SAMP is an adapted version of Monte Python, a Markov chain Monte Carlo (MCMC) sampler for Bayesian analysis of cosmological data. Its main purpose is to provide reproducible results for the work presented in arXiv:1709.06022 [astro-ph.CO]. The related necessary likelihoods for polynomial and spline fits to supernovae and galaxy differential ages data are included. After installation, a montepython command is available to run the implemented MCMC chains and analyze them (see montepython -h for usage help).
SAMP also allows to use Python libraries as an alternative to installing the CLASS code (which still remains the recommended interface for difficult computations such as power spectra) to evaluate cosmological quantities. For instance, Astropy can be used to compute cosmological distances. Let's take the compressed likelihood for strong lensing time-delays data given in equation (26) of Suyu et al. (2013). This likelihood is simple enough and already available in the original Monte Python (and from SAMP main directory under montepython/likelihoods/timedelay/), where it is interfaced with CLASS to compute distances, so the two implementations can be compared.
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First, let's write the data points. Open a data/timedelay.txt file and add the following text. (File locations are relative to the SAMP main directory.)
# Data on quasar time delays. # # Columns are [zd, zs, lambda_d, mu_d, sigma_d] # with zd = lens redhsift # zs = source redhsift # # Other three params refer to the compressed lognormal PDF of # the time-delay distance. # # B1608+656 (Suyu et al 2010) 0.6304 1.394 4000.0 7.053 0.2282 # RXJ1131-1231 (Suyu et al 2013) 0.295 0.658 1425.6 6.4993 0.19377
Let's create a new folder containing the likelihood (let's call it pytimedelay to distinguish it from the existing CLASS-based implementation timedelay).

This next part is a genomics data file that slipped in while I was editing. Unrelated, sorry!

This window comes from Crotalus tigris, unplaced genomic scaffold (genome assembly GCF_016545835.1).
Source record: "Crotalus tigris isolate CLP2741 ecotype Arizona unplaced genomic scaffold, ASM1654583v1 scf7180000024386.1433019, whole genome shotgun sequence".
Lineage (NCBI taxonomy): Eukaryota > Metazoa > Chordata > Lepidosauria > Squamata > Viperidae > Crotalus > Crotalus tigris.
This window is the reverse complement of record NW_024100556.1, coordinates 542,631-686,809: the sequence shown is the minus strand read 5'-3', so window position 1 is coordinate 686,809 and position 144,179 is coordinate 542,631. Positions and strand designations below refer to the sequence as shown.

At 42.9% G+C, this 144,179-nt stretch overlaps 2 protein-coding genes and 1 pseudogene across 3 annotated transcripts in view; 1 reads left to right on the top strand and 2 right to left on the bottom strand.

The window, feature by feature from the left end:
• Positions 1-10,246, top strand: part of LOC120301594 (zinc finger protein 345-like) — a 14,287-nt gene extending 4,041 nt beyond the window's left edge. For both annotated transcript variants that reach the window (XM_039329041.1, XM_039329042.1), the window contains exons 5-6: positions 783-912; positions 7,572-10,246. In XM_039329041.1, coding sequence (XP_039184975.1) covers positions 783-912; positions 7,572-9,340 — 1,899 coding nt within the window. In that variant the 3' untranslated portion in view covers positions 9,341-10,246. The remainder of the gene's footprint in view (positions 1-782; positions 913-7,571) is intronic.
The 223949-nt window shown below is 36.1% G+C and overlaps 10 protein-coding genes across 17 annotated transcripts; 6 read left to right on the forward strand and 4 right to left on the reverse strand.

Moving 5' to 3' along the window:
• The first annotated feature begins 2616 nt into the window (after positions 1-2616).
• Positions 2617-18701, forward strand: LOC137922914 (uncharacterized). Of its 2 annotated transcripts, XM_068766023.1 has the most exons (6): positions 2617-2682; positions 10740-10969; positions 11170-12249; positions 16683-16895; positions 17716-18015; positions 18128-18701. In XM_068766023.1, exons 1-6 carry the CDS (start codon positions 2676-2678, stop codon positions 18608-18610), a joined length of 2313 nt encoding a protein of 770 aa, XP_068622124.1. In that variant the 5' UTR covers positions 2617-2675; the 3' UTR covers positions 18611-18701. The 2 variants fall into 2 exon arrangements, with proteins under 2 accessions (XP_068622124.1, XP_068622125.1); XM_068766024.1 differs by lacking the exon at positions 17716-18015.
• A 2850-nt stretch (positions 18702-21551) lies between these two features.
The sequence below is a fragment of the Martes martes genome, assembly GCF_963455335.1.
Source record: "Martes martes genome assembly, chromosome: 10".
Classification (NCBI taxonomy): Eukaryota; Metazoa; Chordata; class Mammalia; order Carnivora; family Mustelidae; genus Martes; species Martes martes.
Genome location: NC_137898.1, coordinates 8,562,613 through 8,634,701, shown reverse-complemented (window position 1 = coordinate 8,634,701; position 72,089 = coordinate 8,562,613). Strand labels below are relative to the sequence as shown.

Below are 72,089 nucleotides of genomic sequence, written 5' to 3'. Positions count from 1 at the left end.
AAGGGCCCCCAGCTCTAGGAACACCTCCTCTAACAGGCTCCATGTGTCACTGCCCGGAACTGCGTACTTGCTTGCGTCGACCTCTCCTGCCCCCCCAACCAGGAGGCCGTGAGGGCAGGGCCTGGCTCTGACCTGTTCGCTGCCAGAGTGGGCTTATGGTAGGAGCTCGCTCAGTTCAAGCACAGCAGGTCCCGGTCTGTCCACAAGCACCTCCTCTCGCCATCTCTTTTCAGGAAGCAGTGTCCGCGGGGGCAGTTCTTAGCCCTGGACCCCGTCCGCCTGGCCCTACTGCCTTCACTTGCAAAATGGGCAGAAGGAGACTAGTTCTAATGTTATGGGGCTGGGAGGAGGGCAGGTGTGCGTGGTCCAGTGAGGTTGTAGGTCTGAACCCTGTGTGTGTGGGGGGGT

$ mkdir montepython/likelihoods/pytimedelay/
The new likelihood folder must contains two files, pytimedelay.data and __init__.py. Let's start with pytimedelay.data, which in our case lists the path to the default data directory and the data file name. It also lists the parameters varied in the chain, namely the Hubble constant H0 (its value is in km/s/Mpc) and the matter density parameter today Omega_m. The prefix is the same as the likelihood directory.
# Timedelay data. pytimedelay.data_directory = data.path['data'] pytimedelay.fname = 'timedelay.txt' pytimedelay.use_nuisance = ['H0', 'Omega_m']
Next, the file __init__.py contains the computation of the likelihood. While adding such an involved computation not related to package initialization to an __init__.py file is unusual for Pythonic code, this is the standard way to add a likelihood in Monte Python. More specifically, the file must contain a class with the same name as the likelihood folder and that inherits from the Likelihood Monte Python class. An initialization method __init__() and a loglkl() method are required. The arguments passed to those methods are Monte Python objects and paths that allow to retrieve information about the MCMC state and configuration. Here is the complete code.